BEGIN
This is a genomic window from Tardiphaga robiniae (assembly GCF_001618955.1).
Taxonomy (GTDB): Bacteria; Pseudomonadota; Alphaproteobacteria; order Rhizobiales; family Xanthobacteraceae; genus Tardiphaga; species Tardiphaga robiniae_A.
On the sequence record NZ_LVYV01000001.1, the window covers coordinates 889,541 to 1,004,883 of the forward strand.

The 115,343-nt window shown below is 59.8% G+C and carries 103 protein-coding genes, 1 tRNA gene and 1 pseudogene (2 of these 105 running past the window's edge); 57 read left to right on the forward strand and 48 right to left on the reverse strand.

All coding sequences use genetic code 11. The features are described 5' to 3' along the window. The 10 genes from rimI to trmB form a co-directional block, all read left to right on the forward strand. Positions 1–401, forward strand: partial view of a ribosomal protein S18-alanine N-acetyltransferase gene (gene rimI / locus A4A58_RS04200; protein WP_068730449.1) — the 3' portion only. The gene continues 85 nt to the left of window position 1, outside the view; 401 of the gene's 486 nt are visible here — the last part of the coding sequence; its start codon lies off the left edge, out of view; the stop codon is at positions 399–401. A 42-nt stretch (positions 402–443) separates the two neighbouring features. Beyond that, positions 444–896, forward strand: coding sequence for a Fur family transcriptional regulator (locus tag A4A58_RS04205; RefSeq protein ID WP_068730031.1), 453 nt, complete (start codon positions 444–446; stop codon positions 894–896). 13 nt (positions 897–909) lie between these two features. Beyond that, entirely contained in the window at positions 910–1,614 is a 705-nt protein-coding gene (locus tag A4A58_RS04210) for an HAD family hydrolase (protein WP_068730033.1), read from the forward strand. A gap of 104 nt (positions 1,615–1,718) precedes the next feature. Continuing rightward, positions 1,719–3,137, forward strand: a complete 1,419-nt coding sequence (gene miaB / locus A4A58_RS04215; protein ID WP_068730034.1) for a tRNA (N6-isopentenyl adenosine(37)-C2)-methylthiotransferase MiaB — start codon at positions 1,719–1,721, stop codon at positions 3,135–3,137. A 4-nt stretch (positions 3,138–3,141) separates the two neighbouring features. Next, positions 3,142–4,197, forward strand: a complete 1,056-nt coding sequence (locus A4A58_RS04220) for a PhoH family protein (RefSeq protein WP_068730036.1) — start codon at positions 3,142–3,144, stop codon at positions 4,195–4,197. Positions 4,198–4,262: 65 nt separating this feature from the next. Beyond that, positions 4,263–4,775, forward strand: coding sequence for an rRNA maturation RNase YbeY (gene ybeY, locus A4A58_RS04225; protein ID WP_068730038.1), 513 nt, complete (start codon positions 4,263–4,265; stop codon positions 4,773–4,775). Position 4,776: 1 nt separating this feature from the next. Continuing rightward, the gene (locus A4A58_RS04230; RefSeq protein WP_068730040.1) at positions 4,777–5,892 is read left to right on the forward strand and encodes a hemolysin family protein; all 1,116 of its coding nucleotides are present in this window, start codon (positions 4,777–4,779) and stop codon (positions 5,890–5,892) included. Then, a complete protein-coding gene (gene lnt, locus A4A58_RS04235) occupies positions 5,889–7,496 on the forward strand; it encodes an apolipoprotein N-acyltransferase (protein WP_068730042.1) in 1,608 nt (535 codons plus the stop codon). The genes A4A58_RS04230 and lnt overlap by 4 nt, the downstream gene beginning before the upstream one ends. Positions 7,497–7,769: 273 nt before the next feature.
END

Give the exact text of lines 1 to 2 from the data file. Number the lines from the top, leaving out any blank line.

This is a genomic window from Tardiphaga robiniae (assembly GCF_001618955.1).
Taxonomy (GTDB): Bacteria; Pseudomonadota; Alphaproteobacteria; order Rhizobiales; family Xanthobacteraceae; genus Tardiphaga; species Tardiphaga robiniae_A.